Drawing Lines in the SandThe ethics of designing technology products in 2020

Afshin Mehin, Anna Savina

Designing technology products in 2020 is not an easy task. From kids with phone addictions to increased state surveillance, we’ve seen the huge impact that tech has on people’s lives and society as a whole. That’s why it’s so important to make sure that if we’re going to work on a new tech product, it’s got to have a net-positive impact.

As we kick off the new year, we’ve taken a moment to step back from our day-to-day to take stock of what matters to us, and think about the type of studio we want to be moving forward. This perspective not only helps us better filter the projects we take on, but also gives us a clearer vision of how we’d like to execute on them. Here are a few things we look for when vetting whether a new project is a good fit for us:

 

Make something original

This is a timeless requirement for creatives and as a team that loves creating new human experiences this one ranks number one for good reason. Whether it’s a food delivery robot or a brain–computer interface, we love making products and experiences that the world has never seen. So when a client frames a new project as “Uber but for X” or “a device that needs to look just like an Apple product,” it’s often a warning sign that the final product will not be very original. We agree that great companies deeply understand their market’s needs, which is why these projects are often framed this way, but we strongly believe that in general people gravitate towards people, products, and brands with unique voices.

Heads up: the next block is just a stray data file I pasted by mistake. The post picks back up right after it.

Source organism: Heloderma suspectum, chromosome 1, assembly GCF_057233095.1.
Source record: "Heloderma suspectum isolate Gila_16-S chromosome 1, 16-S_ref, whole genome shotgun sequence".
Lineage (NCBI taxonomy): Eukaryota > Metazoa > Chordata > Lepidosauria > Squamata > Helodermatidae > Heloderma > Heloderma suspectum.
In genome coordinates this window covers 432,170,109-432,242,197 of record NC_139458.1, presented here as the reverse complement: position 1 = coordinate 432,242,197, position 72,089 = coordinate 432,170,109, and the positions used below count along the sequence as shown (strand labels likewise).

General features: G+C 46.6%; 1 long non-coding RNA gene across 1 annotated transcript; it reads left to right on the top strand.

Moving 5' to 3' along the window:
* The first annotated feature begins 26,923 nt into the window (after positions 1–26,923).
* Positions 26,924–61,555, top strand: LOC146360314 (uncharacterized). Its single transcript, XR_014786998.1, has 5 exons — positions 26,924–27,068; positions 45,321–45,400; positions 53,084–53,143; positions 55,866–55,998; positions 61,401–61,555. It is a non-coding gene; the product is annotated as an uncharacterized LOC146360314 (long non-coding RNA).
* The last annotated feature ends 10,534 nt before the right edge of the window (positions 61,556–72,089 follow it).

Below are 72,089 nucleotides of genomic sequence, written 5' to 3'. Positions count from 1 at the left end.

Always try to go from zero to one

This title is borrowed from Peter Thiel’s book “Zero to One”. Making a new product consumes a lot of time, a lot of capital, and a lot of the planet’s resources. Therefore, if we’re going to invest all this, we should know that the end product will create a ton of value for people. In other words, the benefits a product provides will produce are a step function in improvement for people.

 

 Don’t create digital crack cocaine

Habits are incredibly difficult to break. That’s why it’s really important that people form positive habits. In the last several years, technology has been building some pretty terrible habits, whether it’s young kids glued to iPads or middle-aged people not getting enough exercise. We believe it’s important to use technology to enable healthier bodies and minds, whether it’s allowing people to better manage their screen time or encouraging more physical activity. These habits will result in a higher quality of life and stronger social bonds between people.

 

 Wag your long tail